JAMES M DORSEY: Transparency appears nowhere on the radar of Asian football leaders as the world game reels from the worst crisis in its authorities’ history.

That was evident in a terse statement issued by the Asian Football Confederation announcing the resignation of its suspended general secretary, Dato Alex Soosay.

The statement made no mention of Soosay’s suspension, an investigation into the general secretary’s alleged attempt to tamper or hide documents related to an audit that uncovered suspected extensive corruption but has since been buried . . . or the fact that the AFC was forced to relieve Mr. Soosay of his duties after this writer revealed his apparent attempts to obstruct the audit.

Nor did It explain whether it would take action against the AFC’s finance director, Bryan Kuan Wee Hoong, who rejected Soosay’s alleged attempt but in the three years since did not deem it necessary to report the incident.

Amid judicial investigations in the United States and Switzerland that have already led to indictments of 14 officials of FIFA and regional football associations in the Americas as well as sport marketing companies and that could expand into the affairs of the Asian body, the AFC limited itself to saying that it “thank(s) Dato’ Alex Soosay for his commitment to Asian football during his extensive 20-year-long career at the AFC and wishes him all the best for his future career.”

The AFC’s effort to project Soosay’s departure as a run-of-the-mill resignation rather than the tip of an iceberg of mismanagement and potentially dubious dealings follows its earlier attempt to steer attention away from the audit by falsely announcing at the time of his suspension that it was related to a FIFA investigation rather than to the audit conducted by PricewaterhouseCooper (PwC).


Similarly, at a time that the judicial investigations have focused attention on the relationships between football executives and marketing companies, the AFC has yet to disclose the status of the investigation it announced into Soosay’s affairs, let alone how it intends to act on the wider ramification of the secretary general’s departure that involve recommendations of the audit that it has sought to bury for the past three years.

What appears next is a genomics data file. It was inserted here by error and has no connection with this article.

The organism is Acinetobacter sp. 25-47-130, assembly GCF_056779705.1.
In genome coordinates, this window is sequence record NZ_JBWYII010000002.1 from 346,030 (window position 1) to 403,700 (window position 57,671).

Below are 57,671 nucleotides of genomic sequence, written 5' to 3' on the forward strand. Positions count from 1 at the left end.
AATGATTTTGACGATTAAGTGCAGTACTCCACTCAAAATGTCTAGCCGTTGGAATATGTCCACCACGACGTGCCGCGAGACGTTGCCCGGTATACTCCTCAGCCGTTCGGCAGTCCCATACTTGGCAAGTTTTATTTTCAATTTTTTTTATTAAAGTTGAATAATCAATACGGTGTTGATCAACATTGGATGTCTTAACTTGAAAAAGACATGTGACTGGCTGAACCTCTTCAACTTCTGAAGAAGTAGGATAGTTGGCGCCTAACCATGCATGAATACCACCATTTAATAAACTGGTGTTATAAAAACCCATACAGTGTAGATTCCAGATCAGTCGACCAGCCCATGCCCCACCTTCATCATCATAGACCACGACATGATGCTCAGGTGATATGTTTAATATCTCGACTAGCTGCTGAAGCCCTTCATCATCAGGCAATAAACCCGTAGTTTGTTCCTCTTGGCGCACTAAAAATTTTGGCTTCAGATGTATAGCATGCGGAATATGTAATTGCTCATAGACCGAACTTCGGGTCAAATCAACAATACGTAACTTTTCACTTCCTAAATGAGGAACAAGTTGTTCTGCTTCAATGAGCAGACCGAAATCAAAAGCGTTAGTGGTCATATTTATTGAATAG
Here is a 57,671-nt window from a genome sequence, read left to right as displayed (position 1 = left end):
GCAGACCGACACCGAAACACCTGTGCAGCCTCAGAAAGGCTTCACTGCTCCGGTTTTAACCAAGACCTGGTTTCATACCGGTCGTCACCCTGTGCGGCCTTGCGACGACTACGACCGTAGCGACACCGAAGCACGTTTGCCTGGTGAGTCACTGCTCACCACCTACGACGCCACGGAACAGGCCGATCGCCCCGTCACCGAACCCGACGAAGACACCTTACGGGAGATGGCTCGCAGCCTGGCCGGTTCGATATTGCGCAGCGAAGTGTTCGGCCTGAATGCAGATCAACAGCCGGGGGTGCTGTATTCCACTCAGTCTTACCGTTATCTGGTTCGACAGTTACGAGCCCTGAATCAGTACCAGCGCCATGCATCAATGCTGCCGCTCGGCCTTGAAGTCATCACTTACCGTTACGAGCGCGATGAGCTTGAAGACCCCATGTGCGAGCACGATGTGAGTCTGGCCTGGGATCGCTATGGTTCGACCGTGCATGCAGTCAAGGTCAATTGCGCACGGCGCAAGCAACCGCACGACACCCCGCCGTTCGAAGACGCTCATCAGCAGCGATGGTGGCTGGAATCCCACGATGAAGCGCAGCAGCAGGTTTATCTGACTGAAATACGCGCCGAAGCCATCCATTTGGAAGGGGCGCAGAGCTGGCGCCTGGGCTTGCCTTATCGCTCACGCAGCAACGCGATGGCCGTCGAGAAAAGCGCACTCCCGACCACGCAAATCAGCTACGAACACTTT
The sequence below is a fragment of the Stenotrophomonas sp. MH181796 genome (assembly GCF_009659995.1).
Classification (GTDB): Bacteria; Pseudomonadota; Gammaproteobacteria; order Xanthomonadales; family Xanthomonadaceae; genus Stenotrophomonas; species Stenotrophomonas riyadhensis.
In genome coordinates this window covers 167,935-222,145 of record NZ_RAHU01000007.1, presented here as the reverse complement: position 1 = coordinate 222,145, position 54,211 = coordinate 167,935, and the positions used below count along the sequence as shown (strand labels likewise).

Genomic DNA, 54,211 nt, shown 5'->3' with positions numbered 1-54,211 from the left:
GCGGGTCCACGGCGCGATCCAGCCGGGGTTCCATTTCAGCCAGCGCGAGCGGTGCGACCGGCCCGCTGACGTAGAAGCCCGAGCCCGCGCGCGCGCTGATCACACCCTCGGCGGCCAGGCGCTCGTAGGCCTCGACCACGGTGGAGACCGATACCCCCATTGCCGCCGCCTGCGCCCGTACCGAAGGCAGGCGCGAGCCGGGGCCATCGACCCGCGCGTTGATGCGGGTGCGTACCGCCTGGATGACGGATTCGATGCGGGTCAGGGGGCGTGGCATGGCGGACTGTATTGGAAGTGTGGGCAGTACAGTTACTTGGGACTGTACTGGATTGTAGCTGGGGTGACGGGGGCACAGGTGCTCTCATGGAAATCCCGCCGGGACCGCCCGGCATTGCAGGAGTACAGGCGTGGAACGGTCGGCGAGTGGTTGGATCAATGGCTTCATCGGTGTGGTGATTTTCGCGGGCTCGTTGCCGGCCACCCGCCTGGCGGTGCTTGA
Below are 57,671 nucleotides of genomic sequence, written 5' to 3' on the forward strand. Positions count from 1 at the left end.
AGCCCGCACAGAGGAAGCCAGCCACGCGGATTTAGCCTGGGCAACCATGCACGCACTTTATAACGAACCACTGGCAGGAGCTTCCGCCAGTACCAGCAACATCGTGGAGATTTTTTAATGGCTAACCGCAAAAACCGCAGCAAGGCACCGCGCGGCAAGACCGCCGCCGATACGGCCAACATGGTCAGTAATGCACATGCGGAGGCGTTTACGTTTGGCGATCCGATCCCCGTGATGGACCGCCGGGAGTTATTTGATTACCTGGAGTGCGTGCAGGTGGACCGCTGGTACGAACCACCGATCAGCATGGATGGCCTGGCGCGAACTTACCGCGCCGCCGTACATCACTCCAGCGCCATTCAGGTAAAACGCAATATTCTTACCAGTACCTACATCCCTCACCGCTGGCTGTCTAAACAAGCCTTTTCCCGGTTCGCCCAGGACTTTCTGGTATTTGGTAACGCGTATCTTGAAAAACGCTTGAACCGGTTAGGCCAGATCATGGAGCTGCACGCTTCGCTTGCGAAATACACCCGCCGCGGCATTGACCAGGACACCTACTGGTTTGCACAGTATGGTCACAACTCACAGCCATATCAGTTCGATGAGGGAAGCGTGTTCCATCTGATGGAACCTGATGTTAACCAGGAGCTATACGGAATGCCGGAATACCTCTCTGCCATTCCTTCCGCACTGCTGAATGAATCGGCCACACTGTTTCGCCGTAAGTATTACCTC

Burial of that audit is all the more conspicuous since the eruption of the FIFA scandal.

The audit documented multiple questionable payments by disgraced former AFC president and FIFA exco member Mohammed Bin Hammam. He is believed to be one of the unidentified co-conspirators in the US indictments and is also central to the Swiss investigation of FIFA’s awarding of the 2018 World Cup to Russia and the 2022 tournament to Qatar.

The audit also raised serious questions about the AFC’s $1bn marketing rights agreement with Singapore-based World Sport Group  and warned that the contract potentially could expose the AFC to charges of tax evasion, bribery, money laundering, and sanctions busting.

If anything, the AFC’s approach suggests that it believes that despite the global football governance crisis it can conduct business as usual with impunity.

This approach appears to justify widespread belief that FIFA and its regional confederations are incapable of putting their own house in order and that change can be achieved only if driven by external judicial and other forces.


AFC president Sheikh Salman Bin Ebrahim Al Khalifa’s only known action related to the audit beyond ensuring that there would be no follow-up was the suspension and ultimate departure of Soosay.

The AFC has been similarly evasive in commenting on the FIFA crisis wehich erupted last month on the eve of congress with the early morning arrests of officials in Zurich, the raiding of the headquarters of FIFA in Zurich and of the Confederation of North, Central American and Caribbean Association Football (CONCACAF) in Miami, and ultimately the resignation of president Sepp Blatter.

AFC leaders has also yet to reveal what consequences it is drawing from the crisis in terms of reforms that would ensure good governance.

The statement said merely: “The Asian Football Confederation confirms its position as previously outlined, namely that the AFC takes note of the FIFA president’s intention to step down at an extraordinary congress scheduled to be called later this year or early 2016, which will be the subject of the upcoming FIFA Executive Committee meeting on 20 July.

“AFC fully respects the decision of the FIFA president to step down and is sure that it was taken after deep and careful consideration.”

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James M Dorsey is a senior fellow at the S. Rajaratnam School of International Studies as Nanyang Technological University in Singapore, co-director of the Institute of Fan Culture of the University of Würzburg and the author of the blog, The Turbulent World of Middle East Soccer, and a forthcoming book with the same title.

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